Organizational leadership is changing. Gone are the days when most organizations embrace strict top-down hierarchies. These days the focus is on collaboration, agility, and a greater reliance on teams.
For teams to be successful, the way we think of team leadership must also change. The singular team leader as ‘stage director,' assigning roles and calling the shots, needs to make way for a shared team leadership model, in which each member of the team is responsible for leading when the business need and the team member's strengths align.
To build greater leadership on high performing teams, here are three things to think about.
Recognize the strengths on the team.
Are team members aware of each other's backgrounds, experiences, and skills? There is a
reason each team member is selected for any given team. Make sure everyone understands what that is. For every problem or situation that arises, the individual with the greatest expertise or experience should step up and drive the decision-making process so that the team can move boldly and swiftly forward. This requires that other members of the team recognize the strengths of their teammates, and understand when they themselves should take the lead, and when to follow.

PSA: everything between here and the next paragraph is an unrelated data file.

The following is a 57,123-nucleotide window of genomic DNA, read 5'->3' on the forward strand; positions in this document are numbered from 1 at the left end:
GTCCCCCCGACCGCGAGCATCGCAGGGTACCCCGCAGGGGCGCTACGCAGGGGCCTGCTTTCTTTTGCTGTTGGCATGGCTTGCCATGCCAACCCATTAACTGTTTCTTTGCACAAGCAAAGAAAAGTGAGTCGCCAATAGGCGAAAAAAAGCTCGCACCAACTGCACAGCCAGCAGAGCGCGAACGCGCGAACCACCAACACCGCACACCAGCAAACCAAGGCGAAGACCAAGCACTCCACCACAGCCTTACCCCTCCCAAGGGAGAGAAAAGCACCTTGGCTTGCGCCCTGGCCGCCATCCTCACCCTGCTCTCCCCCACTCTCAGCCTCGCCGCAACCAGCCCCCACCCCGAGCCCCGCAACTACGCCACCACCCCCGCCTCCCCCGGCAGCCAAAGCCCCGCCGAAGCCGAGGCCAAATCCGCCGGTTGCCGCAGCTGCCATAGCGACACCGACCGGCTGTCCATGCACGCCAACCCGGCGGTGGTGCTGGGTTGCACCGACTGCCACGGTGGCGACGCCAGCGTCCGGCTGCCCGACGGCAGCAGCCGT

Ensure diversity and inclusion on the team.
High-performing teams require diverse skills and experience. It is no good to have four homogenous team members equally able to lead certain situations but have no one to drive the others. At the same time, if your diverse team members don’t feel comfortable or valued
for the unique strengths they bring to the team, they will be less likely to express their views, and unlikely to step up to lead.
For a member of the team to take up the leadership mantle, they must have team members willing to follow or cede control, and that requires respect. One way to foster respect on a team is for people to appreciate and acknowledge each other. Try building acknowledgment into your team culture by making time for celebrating wins and the people who helped get the team there. Encourage team members to acknowledge one another's contributions and ensure everyone is specific in their feedback.
When the team recognizes and values the individual strengths of its members, and there is mutual respect, team leadership can become everyone’s responsibility. And when that happens, the team becomes empowered to work at their highest level.